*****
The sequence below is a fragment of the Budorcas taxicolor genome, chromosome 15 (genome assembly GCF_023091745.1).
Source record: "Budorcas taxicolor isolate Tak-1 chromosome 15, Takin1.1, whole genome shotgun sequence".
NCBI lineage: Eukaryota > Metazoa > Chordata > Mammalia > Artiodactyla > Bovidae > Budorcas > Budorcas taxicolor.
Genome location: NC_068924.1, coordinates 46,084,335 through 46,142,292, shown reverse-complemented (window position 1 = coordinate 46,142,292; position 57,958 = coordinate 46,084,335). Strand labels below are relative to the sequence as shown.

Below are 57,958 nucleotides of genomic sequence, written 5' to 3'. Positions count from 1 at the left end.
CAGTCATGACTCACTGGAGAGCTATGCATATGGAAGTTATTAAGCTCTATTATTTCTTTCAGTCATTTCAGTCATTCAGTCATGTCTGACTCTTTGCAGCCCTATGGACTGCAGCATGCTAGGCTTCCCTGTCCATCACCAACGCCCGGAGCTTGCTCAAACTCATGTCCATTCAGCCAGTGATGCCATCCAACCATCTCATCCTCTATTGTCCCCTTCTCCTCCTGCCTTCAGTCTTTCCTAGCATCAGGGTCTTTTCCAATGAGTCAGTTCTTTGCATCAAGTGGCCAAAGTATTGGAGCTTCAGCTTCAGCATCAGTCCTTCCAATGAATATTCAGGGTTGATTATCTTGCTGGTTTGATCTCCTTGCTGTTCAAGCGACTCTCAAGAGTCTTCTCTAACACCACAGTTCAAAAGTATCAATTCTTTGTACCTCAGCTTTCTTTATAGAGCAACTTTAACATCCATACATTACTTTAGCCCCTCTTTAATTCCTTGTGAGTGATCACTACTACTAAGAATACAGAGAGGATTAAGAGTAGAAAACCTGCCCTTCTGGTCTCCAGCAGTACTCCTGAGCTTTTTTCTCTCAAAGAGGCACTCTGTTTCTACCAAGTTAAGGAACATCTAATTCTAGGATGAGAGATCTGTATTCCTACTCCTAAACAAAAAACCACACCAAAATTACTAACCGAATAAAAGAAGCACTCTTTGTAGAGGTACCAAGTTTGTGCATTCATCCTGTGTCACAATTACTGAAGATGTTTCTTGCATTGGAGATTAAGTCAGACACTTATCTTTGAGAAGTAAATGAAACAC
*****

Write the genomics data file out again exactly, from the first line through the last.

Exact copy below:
The sequence below is a fragment of the Budorcas taxicolor genome, chromosome 15 (genome assembly GCF_023091745.1).
Source record: "Budorcas taxicolor isolate Tak-1 chromosome 15, Takin1.1, whole genome shotgun sequence".
NCBI lineage: Eukaryota > Metazoa > Chordata > Mammalia > Artiodactyla > Bovidae > Budorcas > Budorcas taxicolor.
Genome location: NC_068924.1, coordinates 46,084,335 through 46,142,292, shown reverse-complemented (window position 1 = coordinate 46,142,292; position 57,958 = coordinate 46,084,335). Strand labels below are relative to the sequence as shown.

Below are 57,958 nucleotides of genomic sequence, written 5' to 3'. Positions count from 1 at the left end.
CAGTCATGACTCACTGGAGAGCTATGCATATGGAAGTTATTAAGCTCTATTATTTCTTTCAGTCATTTCAGTCATTCAGTCATGTCTGACTCTTTGCAGCCCTATGGACTGCAGCATGCTAGGCTTCCCTGTCCATCACCAACGCCCGGAGCTTGCTCAAACTCATGTCCATTCAGCCAGTGATGCCATCCAACCATCTCATCCTCTATTGTCCCCTTCTCCTCCTGCCTTCAGTCTTTCCTAGCATCAGGGTCTTTTCCAATGAGTCAGTTCTTTGCATCAAGTGGCCAAAGTATTGGAGCTTCAGCTTCAGCATCAGTCCTTCCAATGAATATTCAGGGTTGATTATCTTGCTGGTTTGATCTCCTTGCTGTTCAAGCGACTCTCAAGAGTCTTCTCTAACACCACAGTTCAAAAGTATCAATTCTTTGTACCTCAGCTTTCTTTATAGAGCAACTTTAACATCCATACATTACTTTAGCCCCTCTTTAATTCCTTGTGAGTGATCACTACTACTAAGAATACAGAGAGGATTAAGAGTAGAAAACCTGCCCTTCTGGTCTCCAGCAGTACTCCTGAGCTTTTTTCTCTCAAAGAGGCACTCTGTTTCTACCAAGTTAAGGAACATCTAATTCTAGGATGAGAGATCTGTATTCCTACTCCTAAACAAAAAACCACACCAAAATTACTAACCGAATAAAAGAAGCACTCTTTGTAGAGGTACCAAGTTTGTGCATTCATCCTGTGTCACAATTACTGAAGATGTTTCTTGCATTGGAGATTAAGTCAGACACTTATCTTTGAGAAGTAAATGAAACAC